You respect that? What is wrong with you? What kind of man are you? Hmm? The kind of man who knows what's best for his boys.
- Yeah.
- Alright? - Alright? - Alright.
Joshua ain't a track star like you.
He's taking care of his mother and himself more than you can or ever will be.
Be somebody's daddy for once in your life, bro.
That's what you need to do.
Why am I even here? I'm gonna go out there and pull him off - of whatever corner he's on.
- No, no, no.
Come here.
No, no, no.
You let me do that.
Alright? Come on.
Come on.
Come on.
How'd they know about the gun? How would they know about a thing like that? - Yeah? - Yeah, Brannigan? Yeah, Joshua.
Yeah, I need help finding him.
Pop the glovebox.
Hand it to me.
I know you took money, too.
I know.
I And I shouldn't have.
I-I needed it.
So, what you think happens now? I don't know.
Sure you do.
Betrayed the trust I put in you.
Hey, hey, hey, hey.
Dante, wait, man.
Come on, man.
You ain't got to do this, man.
I Hey, man, you you ain't got to You ain't got to do this.
Ah, ah, ah, ah.
I owe your old man From way back.
Not killing you now, that's my debt to Speak.
You do this again Ah.
You mine now.
And this yours now.
We gonna get TJ.
In the meantime, you best stay strapped.
I need to see if you about this life for real.
Watch your back, lil' man.
I don't care who we take down.
These people are all the same to me.
But they have got to be paying for that pass The Faction.
Paying who? It's just where the heat is now.
He got a name, your man in The Nation? Yeah.
You got a reception problem in here.
I keep Keep leaving messages.
The reception's fine.
Let me get another one.
My experience? This a good time to start thinking about who you trust to give you a ride home.
You keep drinking, I'll have to take your keys.
Can you really trust anybody these days? That's a hell of a question.
Focuses the mind.
What does? Dying.
I step out the courtroom, you're gone? No heads up, no debrief.
They switched the gun, Nicole.
They switched the damn gun.
How? Franklin.
Somebody warned them.
I told Norma about the bullet, and one other person.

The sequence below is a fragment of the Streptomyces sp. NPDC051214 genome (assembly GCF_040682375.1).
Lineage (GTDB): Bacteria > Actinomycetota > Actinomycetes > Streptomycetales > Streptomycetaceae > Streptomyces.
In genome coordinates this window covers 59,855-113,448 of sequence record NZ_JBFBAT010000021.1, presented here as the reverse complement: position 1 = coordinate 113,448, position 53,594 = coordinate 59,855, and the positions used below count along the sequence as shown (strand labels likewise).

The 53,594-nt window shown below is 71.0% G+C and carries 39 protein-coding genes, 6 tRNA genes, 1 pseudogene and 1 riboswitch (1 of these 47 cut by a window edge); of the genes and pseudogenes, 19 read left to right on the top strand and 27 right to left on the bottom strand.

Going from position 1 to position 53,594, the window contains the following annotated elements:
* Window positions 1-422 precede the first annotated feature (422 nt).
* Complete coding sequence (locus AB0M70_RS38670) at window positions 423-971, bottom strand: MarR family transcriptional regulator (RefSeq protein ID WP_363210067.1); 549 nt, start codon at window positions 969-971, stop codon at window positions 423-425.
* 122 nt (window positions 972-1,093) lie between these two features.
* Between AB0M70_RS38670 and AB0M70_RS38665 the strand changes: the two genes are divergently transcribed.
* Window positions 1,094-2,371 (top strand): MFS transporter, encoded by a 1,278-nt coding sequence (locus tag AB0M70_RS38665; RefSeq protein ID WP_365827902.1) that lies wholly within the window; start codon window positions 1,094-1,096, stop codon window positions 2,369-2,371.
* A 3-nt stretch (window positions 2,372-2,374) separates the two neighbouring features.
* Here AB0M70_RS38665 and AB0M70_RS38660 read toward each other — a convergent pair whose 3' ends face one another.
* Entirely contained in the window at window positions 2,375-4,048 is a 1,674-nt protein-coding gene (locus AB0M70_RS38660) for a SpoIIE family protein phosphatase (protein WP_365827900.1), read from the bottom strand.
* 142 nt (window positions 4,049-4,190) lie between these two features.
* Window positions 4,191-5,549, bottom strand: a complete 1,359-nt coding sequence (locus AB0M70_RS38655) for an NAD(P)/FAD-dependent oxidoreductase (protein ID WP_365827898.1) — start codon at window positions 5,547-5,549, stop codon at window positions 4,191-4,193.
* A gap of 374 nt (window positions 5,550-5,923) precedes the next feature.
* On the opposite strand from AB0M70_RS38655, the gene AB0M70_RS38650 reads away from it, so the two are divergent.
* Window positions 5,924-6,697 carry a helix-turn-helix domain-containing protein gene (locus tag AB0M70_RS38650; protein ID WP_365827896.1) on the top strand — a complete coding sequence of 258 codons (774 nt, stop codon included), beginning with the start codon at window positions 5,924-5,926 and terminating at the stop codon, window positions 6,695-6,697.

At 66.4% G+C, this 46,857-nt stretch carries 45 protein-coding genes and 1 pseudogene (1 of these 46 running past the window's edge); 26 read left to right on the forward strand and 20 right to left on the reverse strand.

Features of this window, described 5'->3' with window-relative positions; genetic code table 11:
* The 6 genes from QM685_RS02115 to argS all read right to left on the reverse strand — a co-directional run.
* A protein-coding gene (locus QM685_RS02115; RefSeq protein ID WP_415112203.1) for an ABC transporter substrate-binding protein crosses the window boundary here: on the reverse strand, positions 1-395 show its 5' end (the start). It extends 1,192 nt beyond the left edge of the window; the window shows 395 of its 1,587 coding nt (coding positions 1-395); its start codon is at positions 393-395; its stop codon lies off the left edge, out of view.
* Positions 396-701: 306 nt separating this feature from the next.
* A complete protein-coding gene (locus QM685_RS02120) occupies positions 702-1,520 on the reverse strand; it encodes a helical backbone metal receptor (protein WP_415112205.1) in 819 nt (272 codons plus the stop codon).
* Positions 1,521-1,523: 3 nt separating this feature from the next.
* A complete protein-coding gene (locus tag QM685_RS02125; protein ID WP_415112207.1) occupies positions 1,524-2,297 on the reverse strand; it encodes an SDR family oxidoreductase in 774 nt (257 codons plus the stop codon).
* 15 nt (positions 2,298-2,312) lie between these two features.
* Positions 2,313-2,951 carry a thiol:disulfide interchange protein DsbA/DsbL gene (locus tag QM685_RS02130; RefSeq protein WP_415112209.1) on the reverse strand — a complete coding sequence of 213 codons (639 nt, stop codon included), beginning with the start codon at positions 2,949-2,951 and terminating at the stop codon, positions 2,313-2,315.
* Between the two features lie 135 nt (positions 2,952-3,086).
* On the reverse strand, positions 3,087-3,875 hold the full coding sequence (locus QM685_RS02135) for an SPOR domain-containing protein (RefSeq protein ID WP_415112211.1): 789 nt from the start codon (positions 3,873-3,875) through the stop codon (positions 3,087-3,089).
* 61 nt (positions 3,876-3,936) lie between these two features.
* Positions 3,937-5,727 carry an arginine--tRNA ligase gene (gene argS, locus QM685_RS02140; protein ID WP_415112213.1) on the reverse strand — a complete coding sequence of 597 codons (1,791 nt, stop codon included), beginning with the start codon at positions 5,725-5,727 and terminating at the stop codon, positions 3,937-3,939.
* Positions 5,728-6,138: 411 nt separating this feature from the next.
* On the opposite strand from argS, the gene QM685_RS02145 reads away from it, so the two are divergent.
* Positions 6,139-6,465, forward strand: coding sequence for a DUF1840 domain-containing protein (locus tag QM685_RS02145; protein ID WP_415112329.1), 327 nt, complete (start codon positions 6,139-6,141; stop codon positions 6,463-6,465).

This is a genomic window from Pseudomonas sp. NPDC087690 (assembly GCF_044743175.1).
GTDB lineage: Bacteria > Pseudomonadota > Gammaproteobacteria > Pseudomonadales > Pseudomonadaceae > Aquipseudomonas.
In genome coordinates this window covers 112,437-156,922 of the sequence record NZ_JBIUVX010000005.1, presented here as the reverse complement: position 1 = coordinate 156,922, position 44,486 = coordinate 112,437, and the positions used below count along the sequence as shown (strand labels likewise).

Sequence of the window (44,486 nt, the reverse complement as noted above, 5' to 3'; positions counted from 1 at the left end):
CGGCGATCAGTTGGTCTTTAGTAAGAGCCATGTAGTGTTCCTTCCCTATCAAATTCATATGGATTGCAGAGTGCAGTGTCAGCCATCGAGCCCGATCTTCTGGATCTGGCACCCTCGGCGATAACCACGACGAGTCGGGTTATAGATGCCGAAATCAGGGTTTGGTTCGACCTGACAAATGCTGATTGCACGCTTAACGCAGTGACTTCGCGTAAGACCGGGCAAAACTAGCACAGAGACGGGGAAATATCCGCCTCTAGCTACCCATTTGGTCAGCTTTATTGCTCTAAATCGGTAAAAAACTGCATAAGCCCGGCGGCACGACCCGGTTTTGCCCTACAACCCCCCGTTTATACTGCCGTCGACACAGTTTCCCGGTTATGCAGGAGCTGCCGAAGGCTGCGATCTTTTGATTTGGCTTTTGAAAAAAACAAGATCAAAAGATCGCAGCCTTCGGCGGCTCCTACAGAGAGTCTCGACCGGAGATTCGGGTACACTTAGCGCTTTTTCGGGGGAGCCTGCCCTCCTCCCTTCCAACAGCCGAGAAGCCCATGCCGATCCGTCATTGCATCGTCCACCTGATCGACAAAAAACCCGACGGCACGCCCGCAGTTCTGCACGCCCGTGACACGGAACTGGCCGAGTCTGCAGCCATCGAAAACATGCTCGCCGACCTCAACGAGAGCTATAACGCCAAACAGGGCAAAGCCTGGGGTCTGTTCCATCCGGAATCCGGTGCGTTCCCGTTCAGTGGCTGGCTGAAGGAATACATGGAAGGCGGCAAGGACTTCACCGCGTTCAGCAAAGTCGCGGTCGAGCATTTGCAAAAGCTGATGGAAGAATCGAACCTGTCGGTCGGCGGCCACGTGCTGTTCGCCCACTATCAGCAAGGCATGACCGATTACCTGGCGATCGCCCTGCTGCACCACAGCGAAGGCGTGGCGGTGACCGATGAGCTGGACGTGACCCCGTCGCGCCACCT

Officer Logan's annual firearms qualification, from six months ago.
His service weapon is listed as a nine millimeter Glock.
He said he had the .
45 for six years.
Yeah, he lied, and this proves it.
I'm not the leak, and I'm not the one keeping secrets, Franklin.
Five bathroom breaks in one day.
My dad passed two kidney stones.
I know what that looks like.
It's not this.
Does Moses know? Or are you lying to him, too? Dylan Thomas.
"Do not go gentle into that good night.
Rage, rage against the dying of the light.
" Rage.
Yeah? We got eyes on Joshua.
Hey! Joshua! Your mama knows everything.
It's cool.
But you need to call her now and let her know you're safe then we'll figure how to handle this.
Get in.
It took him two weeks deciding what to get you for your birthday.
He wouldn't stop talking about it.
Should it be black or silver? Does a nine millimeter Glock look better in black or silver? When the Deputy came into court today with that gun, I saw your face, and I watched you decide to lie.
What did you expect me to do?! Tell the truth?! 'Cause you know what that'll mean? That means Michael's killer goes free.
Is that what you want? You want the truth? Well, here's the truth.
I love you.
I love you.
Oh, my Oh, Jesus.
He got a name, - your man in The Nation? - Yeah.
What are you doing? What What is this? It's Tutu.
- Who? - Rufus.
What about him? He was a problem.
For who? For Brannigan.
It was not a good shoot.
It was an execution.
It changes everything.
You can't use this, Franklin.
If you use this, Janet Porter dies.
Franklin, look, if you use this, I can't live with you.
It's Moses or me.
That's your choice.
On the next episode of "61st Street" Tell Dante Martha Roberts needs a face-to-face.
Y'all cowards! Y'all cowards! The judge say the defense you're running is reckless.
We need to get this under control.
There is something foul about your lieutenant.
Michael Rossi was prepared to follow his conscience.
Are you? You had the guns switched? Deputy, remove the jury.
I'm calling you out.

Previous EpisodeNext Episode